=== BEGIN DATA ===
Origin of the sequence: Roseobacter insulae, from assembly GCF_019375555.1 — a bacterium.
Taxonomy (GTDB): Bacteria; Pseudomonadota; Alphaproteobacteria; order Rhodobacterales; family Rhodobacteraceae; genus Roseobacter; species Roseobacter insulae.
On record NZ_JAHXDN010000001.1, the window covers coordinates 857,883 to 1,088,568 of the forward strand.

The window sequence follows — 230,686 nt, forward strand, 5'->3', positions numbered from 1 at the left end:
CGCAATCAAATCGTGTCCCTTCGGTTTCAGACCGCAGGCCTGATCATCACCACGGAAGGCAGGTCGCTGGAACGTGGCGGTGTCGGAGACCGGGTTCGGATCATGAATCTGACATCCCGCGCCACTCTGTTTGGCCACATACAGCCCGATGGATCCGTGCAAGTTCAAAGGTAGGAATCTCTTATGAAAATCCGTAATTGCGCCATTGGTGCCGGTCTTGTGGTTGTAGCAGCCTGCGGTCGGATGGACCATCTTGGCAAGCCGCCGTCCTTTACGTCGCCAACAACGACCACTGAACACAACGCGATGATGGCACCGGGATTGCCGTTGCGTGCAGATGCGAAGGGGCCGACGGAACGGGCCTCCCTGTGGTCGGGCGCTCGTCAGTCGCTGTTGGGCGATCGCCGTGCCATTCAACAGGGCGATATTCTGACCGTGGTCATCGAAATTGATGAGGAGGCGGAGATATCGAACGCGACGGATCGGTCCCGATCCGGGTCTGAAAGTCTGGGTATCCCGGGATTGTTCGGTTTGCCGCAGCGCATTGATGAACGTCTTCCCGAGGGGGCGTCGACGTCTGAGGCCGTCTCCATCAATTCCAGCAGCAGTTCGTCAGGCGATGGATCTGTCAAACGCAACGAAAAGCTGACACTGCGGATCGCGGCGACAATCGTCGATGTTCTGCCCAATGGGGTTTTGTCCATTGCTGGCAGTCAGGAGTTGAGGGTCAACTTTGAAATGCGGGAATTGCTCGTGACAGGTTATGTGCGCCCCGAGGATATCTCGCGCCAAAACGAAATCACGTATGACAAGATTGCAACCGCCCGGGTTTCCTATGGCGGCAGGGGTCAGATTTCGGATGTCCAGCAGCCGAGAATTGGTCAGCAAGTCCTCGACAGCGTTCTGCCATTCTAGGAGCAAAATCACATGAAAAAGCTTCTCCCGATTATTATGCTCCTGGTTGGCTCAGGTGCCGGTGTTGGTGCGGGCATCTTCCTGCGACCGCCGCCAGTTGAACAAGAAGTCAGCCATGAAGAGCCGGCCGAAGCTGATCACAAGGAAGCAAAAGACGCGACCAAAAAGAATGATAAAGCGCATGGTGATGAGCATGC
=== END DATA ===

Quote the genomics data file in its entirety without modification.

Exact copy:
Origin of the sequence: Roseobacter insulae, from assembly GCF_019375555.1 — a bacterium.
Taxonomy (GTDB): Bacteria; Pseudomonadota; Alphaproteobacteria; order Rhodobacterales; family Rhodobacteraceae; genus Roseobacter; species Roseobacter insulae.
On record NZ_JAHXDN010000001.1, the window covers coordinates 857,883 to 1,088,568 of the forward strand.

The window sequence follows — 230,686 nt, forward strand, 5'->3', positions numbered from 1 at the left end:
CGCAATCAAATCGTGTCCCTTCGGTTTCAGACCGCAGGCCTGATCATCACCACGGAAGGCAGGTCGCTGGAACGTGGCGGTGTCGGAGACCGGGTTCGGATCATGAATCTGACATCCCGCGCCACTCTGTTTGGCCACATACAGCCCGATGGATCCGTGCAAGTTCAAAGGTAGGAATCTCTTATGAAAATCCGTAATTGCGCCATTGGTGCCGGTCTTGTGGTTGTAGCAGCCTGCGGTCGGATGGACCATCTTGGCAAGCCGCCGTCCTTTACGTCGCCAACAACGACCACTGAACACAACGCGATGATGGCACCGGGATTGCCGTTGCGTGCAGATGCGAAGGGGCCGACGGAACGGGCCTCCCTGTGGTCGGGCGCTCGTCAGTCGCTGTTGGGCGATCGCCGTGCCATTCAACAGGGCGATATTCTGACCGTGGTCATCGAAATTGATGAGGAGGCGGAGATATCGAACGCGACGGATCGGTCCCGATCCGGGTCTGAAAGTCTGGGTATCCCGGGATTGTTCGGTTTGCCGCAGCGCATTGATGAACGTCTTCCCGAGGGGGCGTCGACGTCTGAGGCCGTCTCCATCAATTCCAGCAGCAGTTCGTCAGGCGATGGATCTGTCAAACGCAACGAAAAGCTGACACTGCGGATCGCGGCGACAATCGTCGATGTTCTGCCCAATGGGGTTTTGTCCATTGCTGGCAGTCAGGAGTTGAGGGTCAACTTTGAAATGCGGGAATTGCTCGTGACAGGTTATGTGCGCCCCGAGGATATCTCGCGCCAAAACGAAATCACGTATGACAAGATTGCAACCGCCCGGGTTTCCTATGGCGGCAGGGGTCAGATTTCGGATGTCCAGCAGCCGAGAATTGGTCAGCAAGTCCTCGACAGCGTTCTGCCATTCTAGGAGCAAAATCACATGAAAAAGCTTCTCCCGATTATTATGCTCCTGGTTGGCTCAGGTGCCGGTGTTGGTGCGGGCATCTTCCTGCGACCGCCGCCAGTTGAACAAGAAGTCAGCCATGAAGAGCCGGCCGAAGCTGATCACAAGGAAGCAAAAGACGCGACCAAAAAGAATGATAAAGCGCATGGTGATGAGCATGC